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Article

WaterCoG: Evidence on How the Use of Tools, Knowledge, and Process Design Can Improve Water Co-Governance

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Interessen Im Fluss, D 30449 Hannover, Germany
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Department of Agroecology, Aarhus University, Blichers Alle 20, 8830-DK Tjele, Denmark
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Applied Systems Thinking in Practice Group, School of Engineering and Innovation, Faculty of Science Technology Engineering and Mathematics, The Open University, Walton Hall, Milton Keynes MK7 6AA, UK
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Swedish Agency for Marine and Water Management, 404 39 Gothenbur, Sweden
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Research Centre for Built Environment, Research Centre for Built Environment—NoorderRuimte, Hanze University of Applied Sciences, Zernikeplein 7, P.O. Box 3037, 9701 DA Groningen, The Netherlands
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Author to whom correspondence should be addressed.
Academic Editor: Wietske Medema
Water 2021, 13(9), 1206; https://doi.org/10.3390/w13091206
Received: 26 March 2021 / Revised: 19 April 2021 / Accepted: 21 April 2021 / Published: 27 April 2021
(This article belongs to the Special Issue Social Learning for Sustainable Water Resource Management)
The European Union Water Framework Directive (WFD) encourages water managers to implement active stakeholder involvement to achieve sustainable water management. However, the WFD does not describe in detail how member states should operationalize participation. The need for local experience and local understanding of collaborative governance (co-governance) processes remains. The WaterCoG project evaluated 11 local pilot schemes. Building on the participatory, qualitative evaluation of pilot schemes from Sweden, United Kingdom, Denmark, The Netherlands, and Germany, the authors take a closer look at how co-governance can improve water governance, how water managers can make best use of tools and knowledge, and how they can improve process designs. The results reflect how social learning and successful co-governance are linked. Social learning as a shared understanding of complex ecosystem and water-management issues can be supported with active stakeholder involvement and citizen science. As such, in co-governance processes, stakeholders need technical access to data and knowledge and a shared process memory. This enables them to develop a shared understanding and facilitates bringing together competing interests and finding new solutions. Participatory tools became part of successful processes by building trust and knowledge based on commitment. However, proficient process design and facilitation make these tools more effective. View Full-Text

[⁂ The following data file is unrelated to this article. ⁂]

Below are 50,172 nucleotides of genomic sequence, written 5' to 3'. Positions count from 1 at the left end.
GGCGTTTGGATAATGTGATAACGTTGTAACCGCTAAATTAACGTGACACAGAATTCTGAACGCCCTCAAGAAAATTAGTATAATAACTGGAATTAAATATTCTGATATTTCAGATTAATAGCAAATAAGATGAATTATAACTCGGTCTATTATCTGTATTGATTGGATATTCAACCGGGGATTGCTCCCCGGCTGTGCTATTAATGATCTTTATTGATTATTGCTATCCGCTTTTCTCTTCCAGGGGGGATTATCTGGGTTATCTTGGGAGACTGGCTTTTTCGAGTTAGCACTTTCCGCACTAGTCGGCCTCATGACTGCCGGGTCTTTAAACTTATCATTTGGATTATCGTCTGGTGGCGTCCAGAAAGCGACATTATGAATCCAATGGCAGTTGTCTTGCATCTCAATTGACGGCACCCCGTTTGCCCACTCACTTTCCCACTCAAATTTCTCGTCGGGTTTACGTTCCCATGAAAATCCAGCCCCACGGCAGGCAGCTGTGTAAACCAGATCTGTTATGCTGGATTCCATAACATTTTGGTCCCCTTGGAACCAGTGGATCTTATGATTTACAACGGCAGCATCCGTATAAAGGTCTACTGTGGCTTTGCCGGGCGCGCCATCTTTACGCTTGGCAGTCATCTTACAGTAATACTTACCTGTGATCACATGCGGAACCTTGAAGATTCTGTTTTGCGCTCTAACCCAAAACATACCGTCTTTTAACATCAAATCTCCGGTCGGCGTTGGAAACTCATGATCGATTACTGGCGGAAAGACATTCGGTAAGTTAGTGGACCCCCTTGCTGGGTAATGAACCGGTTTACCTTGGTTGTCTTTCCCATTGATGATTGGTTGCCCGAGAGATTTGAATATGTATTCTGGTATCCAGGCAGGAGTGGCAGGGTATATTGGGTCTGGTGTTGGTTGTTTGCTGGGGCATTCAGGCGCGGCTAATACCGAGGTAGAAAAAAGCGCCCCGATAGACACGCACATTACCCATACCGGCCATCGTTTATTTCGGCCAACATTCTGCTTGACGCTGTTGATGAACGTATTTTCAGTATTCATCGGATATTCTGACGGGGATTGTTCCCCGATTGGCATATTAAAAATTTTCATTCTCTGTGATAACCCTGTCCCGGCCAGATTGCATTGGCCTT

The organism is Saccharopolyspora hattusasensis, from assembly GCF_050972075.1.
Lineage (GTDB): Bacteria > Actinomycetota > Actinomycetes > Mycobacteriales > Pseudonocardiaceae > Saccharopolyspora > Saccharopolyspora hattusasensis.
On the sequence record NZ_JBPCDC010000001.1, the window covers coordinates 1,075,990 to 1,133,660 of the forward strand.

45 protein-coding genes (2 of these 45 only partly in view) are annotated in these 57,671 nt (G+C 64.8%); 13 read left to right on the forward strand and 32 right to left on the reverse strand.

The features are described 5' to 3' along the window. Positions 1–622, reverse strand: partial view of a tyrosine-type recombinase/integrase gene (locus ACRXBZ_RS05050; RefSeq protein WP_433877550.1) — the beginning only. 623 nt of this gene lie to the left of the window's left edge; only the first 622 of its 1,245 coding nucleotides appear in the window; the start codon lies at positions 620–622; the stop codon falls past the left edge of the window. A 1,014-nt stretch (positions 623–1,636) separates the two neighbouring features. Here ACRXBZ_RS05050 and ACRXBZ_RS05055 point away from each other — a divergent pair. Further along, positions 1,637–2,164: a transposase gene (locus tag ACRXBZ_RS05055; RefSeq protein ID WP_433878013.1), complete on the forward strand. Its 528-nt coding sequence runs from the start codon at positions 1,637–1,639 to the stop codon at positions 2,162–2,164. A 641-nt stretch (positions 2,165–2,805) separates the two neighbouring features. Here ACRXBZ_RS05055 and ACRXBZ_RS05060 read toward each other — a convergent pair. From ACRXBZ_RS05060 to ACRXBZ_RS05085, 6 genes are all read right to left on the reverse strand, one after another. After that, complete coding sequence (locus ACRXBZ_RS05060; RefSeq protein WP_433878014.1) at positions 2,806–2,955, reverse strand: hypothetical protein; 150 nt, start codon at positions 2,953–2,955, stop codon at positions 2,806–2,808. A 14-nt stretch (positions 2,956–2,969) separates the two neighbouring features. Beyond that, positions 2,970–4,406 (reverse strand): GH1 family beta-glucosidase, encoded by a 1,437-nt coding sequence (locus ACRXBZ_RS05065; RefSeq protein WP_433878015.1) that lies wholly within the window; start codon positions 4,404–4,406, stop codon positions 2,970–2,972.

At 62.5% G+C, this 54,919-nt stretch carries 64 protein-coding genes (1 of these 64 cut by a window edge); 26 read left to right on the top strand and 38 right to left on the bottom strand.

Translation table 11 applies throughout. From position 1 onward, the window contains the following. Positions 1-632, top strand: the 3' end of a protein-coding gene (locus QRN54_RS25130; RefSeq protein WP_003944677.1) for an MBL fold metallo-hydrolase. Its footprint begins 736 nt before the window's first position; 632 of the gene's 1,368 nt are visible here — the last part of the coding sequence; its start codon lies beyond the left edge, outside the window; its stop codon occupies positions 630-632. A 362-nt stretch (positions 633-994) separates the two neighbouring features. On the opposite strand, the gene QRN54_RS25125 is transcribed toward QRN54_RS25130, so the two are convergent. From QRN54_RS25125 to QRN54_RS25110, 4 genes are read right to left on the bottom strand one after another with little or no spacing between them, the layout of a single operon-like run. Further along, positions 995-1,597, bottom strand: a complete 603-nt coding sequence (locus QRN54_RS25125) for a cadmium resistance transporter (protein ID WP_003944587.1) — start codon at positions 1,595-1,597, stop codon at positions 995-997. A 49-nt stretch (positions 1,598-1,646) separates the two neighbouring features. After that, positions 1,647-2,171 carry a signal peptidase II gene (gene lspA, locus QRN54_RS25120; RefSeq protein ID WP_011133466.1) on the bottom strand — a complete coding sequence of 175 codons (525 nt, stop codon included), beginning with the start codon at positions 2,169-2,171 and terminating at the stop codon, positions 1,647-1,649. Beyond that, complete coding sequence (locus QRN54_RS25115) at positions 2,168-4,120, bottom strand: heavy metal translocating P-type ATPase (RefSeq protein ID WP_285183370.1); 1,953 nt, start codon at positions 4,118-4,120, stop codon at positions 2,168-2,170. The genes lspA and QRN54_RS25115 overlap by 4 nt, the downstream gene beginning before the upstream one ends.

Keywords: collaborative governance; water management; social learning; participatory tools; citizen science; evaluation; participatory processes collaborative governance; water management; social learning; participatory tools; citizen science; evaluation; participatory processes
MDPI and ACS Style

Borowski-Maaser, I.; Graversgaard, M.; Foster, N.; Prutzer, M.; Roest, A.H.; Boogaard, F. WaterCoG: Evidence on How the Use of Tools, Knowledge, and Process Design Can Improve Water Co-Governance. Water 2021, 13, 1206. https://doi.org/10.3390/w13091206

AMA Style

Borowski-Maaser I, Graversgaard M, Foster N, Prutzer M, Roest AH, Boogaard F. WaterCoG: Evidence on How the Use of Tools, Knowledge, and Process Design Can Improve Water Co-Governance. Water. 2021; 13(9):1206. https://doi.org/10.3390/w13091206

Chicago/Turabian Style

Borowski-Maaser, Ilke, Morten Graversgaard, Natalie Foster, Madeleine Prutzer, Allard H. Roest, and Floris Boogaard. 2021. "WaterCoG: Evidence on How the Use of Tools, Knowledge, and Process Design Can Improve Water Co-Governance" Water 13, no. 9: 1206. https://doi.org/10.3390/w13091206

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